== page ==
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Thread: Articles

  1. #1
    keen learner is offline Junior Member
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    What is the difference between...
    "I am an Indian."
    "I am Indian."?
    Thanks

  2. #2
    SoothingDave is online now VIP Member
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    In meaning, nothing. The first uses the noun form of the demonym. The second use the adjective form. They both happen to be the same for an Indian.

    On the other hand, someone from Denmark would say:

    I am Danish.
    I am a Dane.

  3. #3
    keen learner is offline Junior Member
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    Quote Originally Posted by SoothingDave View Post
    In meaning, nothing. The first uses the noun form of the demonym. The second use the adjective form. They both happen to be the same for an Indian.

    On the other hand, someone from Denmark would say:

    I am Danish.
    I am a Dane.
    Would these two sentences be used in different contexts?
    Please clarify.
    Further when should I say "I am an Indian."? When should I say "I'm Indian."?

  4. #4
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    5jj is offline VIP Member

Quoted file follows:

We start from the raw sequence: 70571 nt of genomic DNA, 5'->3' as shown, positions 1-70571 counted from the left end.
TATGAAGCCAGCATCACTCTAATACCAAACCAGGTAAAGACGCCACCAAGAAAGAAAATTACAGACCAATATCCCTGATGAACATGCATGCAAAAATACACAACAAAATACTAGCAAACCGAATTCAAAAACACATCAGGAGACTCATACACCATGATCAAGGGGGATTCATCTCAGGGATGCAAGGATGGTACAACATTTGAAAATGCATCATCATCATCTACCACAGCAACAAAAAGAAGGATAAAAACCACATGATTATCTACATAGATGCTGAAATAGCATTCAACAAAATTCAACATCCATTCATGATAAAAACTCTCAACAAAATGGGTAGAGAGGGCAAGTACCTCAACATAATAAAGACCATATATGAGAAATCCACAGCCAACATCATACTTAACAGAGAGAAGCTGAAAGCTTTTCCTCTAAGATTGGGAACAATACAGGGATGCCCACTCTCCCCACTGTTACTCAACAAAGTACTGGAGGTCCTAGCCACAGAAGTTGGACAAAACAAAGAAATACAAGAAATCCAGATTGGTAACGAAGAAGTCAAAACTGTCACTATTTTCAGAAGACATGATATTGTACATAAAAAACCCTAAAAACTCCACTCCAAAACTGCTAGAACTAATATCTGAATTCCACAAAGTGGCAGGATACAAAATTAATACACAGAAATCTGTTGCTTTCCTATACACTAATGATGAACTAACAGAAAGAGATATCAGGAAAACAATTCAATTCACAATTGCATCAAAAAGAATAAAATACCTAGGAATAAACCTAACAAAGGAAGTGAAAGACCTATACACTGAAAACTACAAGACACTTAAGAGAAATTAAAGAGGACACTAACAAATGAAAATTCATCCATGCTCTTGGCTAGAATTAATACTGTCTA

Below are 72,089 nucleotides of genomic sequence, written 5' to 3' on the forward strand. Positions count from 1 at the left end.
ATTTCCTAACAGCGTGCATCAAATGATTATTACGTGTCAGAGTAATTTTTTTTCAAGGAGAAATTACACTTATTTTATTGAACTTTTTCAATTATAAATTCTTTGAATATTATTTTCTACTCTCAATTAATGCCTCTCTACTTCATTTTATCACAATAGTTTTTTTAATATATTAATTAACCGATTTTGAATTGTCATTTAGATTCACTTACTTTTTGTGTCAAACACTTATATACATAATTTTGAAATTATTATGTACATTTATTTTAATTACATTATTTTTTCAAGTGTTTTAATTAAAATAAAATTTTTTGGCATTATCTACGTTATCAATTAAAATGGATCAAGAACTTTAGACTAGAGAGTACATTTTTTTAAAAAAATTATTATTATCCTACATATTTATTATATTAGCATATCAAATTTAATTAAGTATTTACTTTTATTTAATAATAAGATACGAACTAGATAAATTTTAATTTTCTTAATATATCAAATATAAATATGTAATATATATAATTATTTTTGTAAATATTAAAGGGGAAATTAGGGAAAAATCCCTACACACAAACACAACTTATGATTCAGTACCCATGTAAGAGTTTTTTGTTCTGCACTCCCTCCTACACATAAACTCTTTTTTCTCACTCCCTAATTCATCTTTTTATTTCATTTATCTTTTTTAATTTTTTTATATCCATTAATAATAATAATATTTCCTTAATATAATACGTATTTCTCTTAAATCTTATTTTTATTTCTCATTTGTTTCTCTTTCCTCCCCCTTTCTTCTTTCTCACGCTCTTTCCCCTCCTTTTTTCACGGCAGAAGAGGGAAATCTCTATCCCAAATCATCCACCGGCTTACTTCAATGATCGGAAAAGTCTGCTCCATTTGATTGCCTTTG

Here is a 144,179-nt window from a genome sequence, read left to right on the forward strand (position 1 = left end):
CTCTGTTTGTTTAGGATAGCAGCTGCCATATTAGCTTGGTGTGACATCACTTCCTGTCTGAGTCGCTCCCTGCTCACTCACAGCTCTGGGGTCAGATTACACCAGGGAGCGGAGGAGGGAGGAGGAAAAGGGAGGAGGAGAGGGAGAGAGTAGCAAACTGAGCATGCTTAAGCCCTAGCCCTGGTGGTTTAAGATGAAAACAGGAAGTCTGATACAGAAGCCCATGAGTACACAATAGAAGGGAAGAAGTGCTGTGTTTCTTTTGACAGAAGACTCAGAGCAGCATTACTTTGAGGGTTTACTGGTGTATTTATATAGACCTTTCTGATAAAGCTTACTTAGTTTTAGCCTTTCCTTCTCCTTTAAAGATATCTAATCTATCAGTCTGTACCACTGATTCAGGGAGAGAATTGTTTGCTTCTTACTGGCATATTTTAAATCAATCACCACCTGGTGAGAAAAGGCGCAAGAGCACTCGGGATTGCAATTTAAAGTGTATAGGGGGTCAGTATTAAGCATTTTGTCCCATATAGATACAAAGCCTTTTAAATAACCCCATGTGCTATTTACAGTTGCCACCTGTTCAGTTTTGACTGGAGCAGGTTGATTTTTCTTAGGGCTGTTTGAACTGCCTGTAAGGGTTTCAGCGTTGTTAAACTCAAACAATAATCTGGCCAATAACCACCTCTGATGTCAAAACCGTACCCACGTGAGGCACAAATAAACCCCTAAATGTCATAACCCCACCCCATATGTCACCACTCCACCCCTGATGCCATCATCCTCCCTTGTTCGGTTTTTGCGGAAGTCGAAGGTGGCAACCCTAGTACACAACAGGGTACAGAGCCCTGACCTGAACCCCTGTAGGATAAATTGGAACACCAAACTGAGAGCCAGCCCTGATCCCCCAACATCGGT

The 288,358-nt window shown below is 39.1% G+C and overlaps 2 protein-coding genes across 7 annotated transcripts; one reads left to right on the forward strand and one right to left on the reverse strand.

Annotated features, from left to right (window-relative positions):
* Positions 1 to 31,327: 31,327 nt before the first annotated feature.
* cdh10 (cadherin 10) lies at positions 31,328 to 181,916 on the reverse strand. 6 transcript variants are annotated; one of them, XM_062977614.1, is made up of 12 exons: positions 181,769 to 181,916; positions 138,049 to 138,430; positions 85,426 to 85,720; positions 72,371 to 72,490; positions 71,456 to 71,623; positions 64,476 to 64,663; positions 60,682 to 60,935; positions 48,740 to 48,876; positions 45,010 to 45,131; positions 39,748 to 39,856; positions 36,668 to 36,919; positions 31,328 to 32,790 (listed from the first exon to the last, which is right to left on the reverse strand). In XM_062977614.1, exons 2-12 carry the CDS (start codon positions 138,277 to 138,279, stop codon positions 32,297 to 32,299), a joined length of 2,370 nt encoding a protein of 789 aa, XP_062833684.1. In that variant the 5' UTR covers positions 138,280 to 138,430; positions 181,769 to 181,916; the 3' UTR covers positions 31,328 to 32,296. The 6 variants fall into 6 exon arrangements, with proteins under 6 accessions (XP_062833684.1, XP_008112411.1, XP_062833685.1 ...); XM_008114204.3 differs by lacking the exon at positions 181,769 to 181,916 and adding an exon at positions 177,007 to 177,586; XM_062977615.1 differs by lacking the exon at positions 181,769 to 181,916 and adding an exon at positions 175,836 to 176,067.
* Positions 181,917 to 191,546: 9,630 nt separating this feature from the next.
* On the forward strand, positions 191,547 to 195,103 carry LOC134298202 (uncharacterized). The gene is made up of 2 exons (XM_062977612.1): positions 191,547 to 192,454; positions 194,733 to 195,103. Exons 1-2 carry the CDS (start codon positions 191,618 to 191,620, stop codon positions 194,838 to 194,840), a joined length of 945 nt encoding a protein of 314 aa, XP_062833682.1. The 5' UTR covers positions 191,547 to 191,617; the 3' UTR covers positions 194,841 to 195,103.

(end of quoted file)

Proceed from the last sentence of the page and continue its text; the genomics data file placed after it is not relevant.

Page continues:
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    In BrE, we tend to use the adjective - ' I'm English/Indian' rather than ' I'm an Englishman/Indian'. We tend to use the noun form when the adjective would need to be followed by a noun such as 'man' or 'person' - 'My daughter is going out with an Englishman/Indian'.

  5. #5
    keen learner is offline Junior Member
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    Quote Originally Posted by 5jj View Post
    In BrE, we tend to use the adjective - ' I'm English/Indian' rather than ' I'm an Englishman/Indian'. We tend to use the noun form when the adjective would need to be followed by a noun such as 'man' or 'person' - 'My daughter is going out with an Englishman/Indian'.
    Alex is American.
    I met an American on a cruise. Are these sentences correct?
    When do you use "Indians"/"the Indians","Americans"/"the Americans","British/the British"?

  6. #6
    keen learner is offline Junior Member
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    Quote Originally Posted by 5jj View Post
    In BrE, we tend to use the adjective - ' I'm English/Indian' rather than ' I'm an Englishman/Indian'. We tend to use the noun form when the adjective would need to be followed by a noun such as 'man' or 'person' - 'My daughter is going out with an Englishman/Indian'.
    I'm Indian.(Does it imply that I'm an Indian person and therefore I don't need to specify by using the article?)
    I'm Indian. I'm Chinese. I'm Swedish.(Is it used to refer to one's nationality?)

  7. #7
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    Quote Originally Posted by keen learner View Post
    I'm Indian.(Does it imply that I'm an Indian person and therefore I don't need to specify by using the article?)
    I'm Indian. I'm Chinese. I'm Swedish.(Is it used to refer to one's nationality?)
    Look back through the responses already given.

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